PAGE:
Even amid the many surprises Apple had to show us during its fall products launch event last Tuesday, the company still managed to slip in the ultra low-key announcement of its entirely new accessory — the upcoming AirPower wireless charging mat.
Boasting a simple, flat, yet elegantly-refined finish, Apple’s engineers have custom-designed AirPower so that it can wirelessly charge up to three (3) compatible products simultaneously via the universal Qi standard.
For example, with AirPower users can wirelessly charge an Apple Watch, an iPhone X, 8 or 8 Plus, and the company’s upcoming wireless charging-capable AirPods case at the same time, on the same conductive charging surface.
AirPower is certain to benefit those who own, or who ultimately come to own, more than one of Apple’s new Qi-enabled products. There appears to be some confusion, however, with respect to exactly which of Apple’s products will be compatible with the AirPower charging mat — and so we thought it would be an ideal time to clear up any misconceptions.
Will AirPower Work With Older Apple Watches?
Unfortunately, while they support wireless charging via conduction just like their successor, Apple’s previous-generation wearables (the Apple Watch Series 1 & Series 2) will not be compatible with AirPower.
In their coverage of the upcoming accessory device, some sites have published information indicating that AirPower would be compatible with legacy Apple Watch models — however the company’s own documentation tells a slightly different story. As you can see in the screenshot below, Apple’s online Watch comparison page shows us that while both LTE and non-LTE variants of the Apple Watch Series 3 “Supports AirPower mat,” such is not a feature listed under the older, Apple Watch Series 1.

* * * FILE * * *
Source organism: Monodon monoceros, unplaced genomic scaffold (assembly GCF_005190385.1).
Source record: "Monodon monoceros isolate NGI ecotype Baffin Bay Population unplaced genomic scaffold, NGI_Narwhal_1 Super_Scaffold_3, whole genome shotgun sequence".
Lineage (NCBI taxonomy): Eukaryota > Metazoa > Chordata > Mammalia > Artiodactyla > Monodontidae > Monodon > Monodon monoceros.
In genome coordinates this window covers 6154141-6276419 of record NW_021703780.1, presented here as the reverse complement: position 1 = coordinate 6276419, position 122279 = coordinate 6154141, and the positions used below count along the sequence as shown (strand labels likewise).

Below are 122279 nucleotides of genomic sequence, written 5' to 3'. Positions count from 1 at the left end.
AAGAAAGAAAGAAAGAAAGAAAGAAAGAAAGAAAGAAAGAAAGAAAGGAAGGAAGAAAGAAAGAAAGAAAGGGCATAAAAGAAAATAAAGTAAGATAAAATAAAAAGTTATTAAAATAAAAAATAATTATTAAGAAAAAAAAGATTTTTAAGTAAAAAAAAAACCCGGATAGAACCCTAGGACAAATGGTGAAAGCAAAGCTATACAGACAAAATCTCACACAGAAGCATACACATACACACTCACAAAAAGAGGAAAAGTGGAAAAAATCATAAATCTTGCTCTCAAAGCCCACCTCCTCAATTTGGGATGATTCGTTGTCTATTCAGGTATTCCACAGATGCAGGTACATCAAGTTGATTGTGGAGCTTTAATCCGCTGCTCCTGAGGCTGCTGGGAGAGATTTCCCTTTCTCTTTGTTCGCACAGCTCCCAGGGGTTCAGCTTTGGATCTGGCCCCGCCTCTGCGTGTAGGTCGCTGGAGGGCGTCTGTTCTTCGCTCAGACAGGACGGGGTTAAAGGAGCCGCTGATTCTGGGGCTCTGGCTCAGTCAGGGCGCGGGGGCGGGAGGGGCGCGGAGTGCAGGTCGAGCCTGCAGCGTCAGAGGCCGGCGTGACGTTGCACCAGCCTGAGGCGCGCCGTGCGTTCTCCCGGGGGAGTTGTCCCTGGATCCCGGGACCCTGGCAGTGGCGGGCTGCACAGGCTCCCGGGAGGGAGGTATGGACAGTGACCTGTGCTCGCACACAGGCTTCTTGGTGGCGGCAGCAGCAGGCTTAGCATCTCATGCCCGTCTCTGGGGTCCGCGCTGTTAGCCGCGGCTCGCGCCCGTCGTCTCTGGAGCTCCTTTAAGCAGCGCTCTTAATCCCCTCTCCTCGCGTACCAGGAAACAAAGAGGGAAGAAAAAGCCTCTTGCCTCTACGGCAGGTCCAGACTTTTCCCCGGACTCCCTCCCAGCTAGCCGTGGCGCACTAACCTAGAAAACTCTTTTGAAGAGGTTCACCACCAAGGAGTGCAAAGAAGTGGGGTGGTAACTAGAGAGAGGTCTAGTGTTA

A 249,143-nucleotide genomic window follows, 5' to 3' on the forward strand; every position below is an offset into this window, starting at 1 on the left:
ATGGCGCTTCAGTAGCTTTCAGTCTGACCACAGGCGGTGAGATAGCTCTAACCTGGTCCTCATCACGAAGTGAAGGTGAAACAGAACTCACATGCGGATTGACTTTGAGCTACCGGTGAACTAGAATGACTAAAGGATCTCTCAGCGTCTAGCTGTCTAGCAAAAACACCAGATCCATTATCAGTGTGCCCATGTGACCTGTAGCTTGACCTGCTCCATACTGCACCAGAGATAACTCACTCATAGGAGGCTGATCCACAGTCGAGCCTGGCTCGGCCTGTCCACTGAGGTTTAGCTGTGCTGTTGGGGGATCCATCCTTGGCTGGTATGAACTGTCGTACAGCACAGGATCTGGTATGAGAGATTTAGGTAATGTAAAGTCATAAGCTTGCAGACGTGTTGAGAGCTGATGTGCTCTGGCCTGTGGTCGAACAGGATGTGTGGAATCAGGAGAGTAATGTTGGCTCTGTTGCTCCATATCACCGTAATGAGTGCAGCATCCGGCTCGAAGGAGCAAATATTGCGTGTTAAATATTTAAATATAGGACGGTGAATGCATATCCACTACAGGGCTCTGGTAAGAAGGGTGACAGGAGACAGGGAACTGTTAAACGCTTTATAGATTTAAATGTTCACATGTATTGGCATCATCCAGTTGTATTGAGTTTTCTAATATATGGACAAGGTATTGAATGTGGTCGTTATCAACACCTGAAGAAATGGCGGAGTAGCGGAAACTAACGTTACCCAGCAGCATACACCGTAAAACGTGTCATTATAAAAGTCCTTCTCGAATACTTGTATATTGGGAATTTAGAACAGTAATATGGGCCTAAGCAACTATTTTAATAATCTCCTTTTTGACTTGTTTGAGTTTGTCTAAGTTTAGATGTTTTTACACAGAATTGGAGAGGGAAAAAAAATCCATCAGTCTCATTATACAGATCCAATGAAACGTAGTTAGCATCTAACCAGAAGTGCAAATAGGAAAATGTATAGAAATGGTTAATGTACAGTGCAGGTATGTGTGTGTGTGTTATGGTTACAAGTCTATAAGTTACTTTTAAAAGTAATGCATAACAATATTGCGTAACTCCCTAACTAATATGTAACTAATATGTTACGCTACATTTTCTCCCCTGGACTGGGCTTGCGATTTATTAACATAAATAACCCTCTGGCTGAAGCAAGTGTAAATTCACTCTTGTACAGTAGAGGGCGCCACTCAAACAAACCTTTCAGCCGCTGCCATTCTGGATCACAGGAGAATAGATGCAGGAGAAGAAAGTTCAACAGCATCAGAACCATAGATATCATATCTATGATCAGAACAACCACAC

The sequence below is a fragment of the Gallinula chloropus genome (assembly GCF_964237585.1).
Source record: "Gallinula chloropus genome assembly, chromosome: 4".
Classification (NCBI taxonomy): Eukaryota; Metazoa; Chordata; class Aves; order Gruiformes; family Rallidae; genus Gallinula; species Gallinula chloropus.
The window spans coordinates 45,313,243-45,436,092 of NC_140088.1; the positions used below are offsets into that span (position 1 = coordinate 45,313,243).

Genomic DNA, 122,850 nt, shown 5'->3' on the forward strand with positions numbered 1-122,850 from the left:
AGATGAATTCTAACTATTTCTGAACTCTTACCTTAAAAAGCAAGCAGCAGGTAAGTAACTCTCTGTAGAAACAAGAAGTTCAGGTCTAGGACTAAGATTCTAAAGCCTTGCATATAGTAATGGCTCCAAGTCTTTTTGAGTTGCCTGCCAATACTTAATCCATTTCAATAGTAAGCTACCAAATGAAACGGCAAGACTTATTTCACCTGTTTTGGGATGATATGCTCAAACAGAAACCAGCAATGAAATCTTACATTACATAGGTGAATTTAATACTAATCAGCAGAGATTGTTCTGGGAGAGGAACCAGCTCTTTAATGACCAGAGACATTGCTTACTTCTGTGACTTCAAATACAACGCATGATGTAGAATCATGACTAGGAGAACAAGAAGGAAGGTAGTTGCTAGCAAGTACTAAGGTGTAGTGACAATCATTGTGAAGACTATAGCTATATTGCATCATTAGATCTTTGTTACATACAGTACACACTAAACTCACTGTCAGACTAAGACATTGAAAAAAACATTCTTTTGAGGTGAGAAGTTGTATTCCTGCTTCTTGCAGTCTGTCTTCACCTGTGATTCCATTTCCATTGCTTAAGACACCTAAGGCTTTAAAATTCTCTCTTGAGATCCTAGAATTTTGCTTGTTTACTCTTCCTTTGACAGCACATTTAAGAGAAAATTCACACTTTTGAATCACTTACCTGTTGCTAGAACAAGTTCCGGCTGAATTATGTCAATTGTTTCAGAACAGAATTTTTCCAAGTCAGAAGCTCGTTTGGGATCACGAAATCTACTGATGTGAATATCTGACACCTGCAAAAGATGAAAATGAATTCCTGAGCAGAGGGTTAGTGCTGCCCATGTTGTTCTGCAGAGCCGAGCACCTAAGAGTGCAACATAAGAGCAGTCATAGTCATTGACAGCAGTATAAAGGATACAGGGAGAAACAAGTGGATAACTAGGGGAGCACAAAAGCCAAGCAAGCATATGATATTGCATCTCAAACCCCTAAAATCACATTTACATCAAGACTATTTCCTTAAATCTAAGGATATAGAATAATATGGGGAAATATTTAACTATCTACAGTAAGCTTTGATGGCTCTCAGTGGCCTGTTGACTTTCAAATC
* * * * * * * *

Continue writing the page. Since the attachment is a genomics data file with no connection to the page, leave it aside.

It’s reasonable to assume, of course, that since they all support wireless charging out of the box, all of Apple’s Watch models would be compatible with AirPower, right? Unfortunately, it appears that Apple Watch Series 3, AirPower, or perhaps both products, feature some sort of special hardware that’s not built into legacy devices.
Apple Watch Series 1 and Series 2 owners who were hoping to adopt AirPower when it launches next year will simply have to keep using their standard Watch charging pods.